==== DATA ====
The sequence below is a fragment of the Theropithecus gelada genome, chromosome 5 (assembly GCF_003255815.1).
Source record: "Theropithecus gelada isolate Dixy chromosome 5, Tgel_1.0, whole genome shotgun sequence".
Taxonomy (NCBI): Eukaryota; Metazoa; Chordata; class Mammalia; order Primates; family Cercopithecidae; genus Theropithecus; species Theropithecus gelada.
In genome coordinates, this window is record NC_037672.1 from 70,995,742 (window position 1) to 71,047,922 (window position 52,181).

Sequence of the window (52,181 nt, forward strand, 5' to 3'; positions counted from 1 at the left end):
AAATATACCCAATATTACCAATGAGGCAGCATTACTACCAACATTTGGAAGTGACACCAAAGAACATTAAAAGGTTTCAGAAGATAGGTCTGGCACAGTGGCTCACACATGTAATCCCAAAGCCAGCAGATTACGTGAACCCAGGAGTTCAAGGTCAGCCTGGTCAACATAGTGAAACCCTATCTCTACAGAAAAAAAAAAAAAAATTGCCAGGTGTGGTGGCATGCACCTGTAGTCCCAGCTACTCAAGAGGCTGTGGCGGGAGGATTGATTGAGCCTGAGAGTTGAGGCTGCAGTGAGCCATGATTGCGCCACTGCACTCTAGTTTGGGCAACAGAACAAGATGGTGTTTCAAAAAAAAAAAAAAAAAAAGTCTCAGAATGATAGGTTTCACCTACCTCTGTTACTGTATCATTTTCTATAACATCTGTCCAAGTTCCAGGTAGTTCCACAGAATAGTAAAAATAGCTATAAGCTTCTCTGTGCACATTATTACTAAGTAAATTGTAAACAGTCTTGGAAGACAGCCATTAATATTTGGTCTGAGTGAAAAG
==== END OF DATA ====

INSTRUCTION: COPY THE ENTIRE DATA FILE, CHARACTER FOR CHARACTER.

The sequence below is a fragment of the Theropithecus gelada genome, chromosome 5 (assembly GCF_003255815.1).
Source record: "Theropithecus gelada isolate Dixy chromosome 5, Tgel_1.0, whole genome shotgun sequence".
Taxonomy (NCBI): Eukaryota; Metazoa; Chordata; class Mammalia; order Primates; family Cercopithecidae; genus Theropithecus; species Theropithecus gelada.
In genome coordinates, this window is record NC_037672.1 from 70,995,742 (window position 1) to 71,047,922 (window position 52,181).

Sequence of the window (52,181 nt, forward strand, 5' to 3'; positions counted from 1 at the left end):
AAATATACCCAATATTACCAATGAGGCAGCATTACTACCAACATTTGGAAGTGACACCAAAGAACATTAAAAGGTTTCAGAAGATAGGTCTGGCACAGTGGCTCACACATGTAATCCCAAAGCCAGCAGATTACGTGAACCCAGGAGTTCAAGGTCAGCCTGGTCAACATAGTGAAACCCTATCTCTACAGAAAAAAAAAAAAAAATTGCCAGGTGTGGTGGCATGCACCTGTAGTCCCAGCTACTCAAGAGGCTGTGGCGGGAGGATTGATTGAGCCTGAGAGTTGAGGCTGCAGTGAGCCATGATTGCGCCACTGCACTCTAGTTTGGGCAACAGAACAAGATGGTGTTTCAAAAAAAAAAAAAAAAAAAGTCTCAGAATGATAGGTTTCACCTACCTCTGTTACTGTATCATTTTCTATAACATCTGTCCAAGTTCCAGGTAGTTCCACAGAATAGTAAAAATAGCTATAAGCTTCTCTGTGCACATTATTACTAAGTAAATTGTAAACAGTCTTGGAAGACAGCCATTAATATTTGGTCTGAGTGAAAAG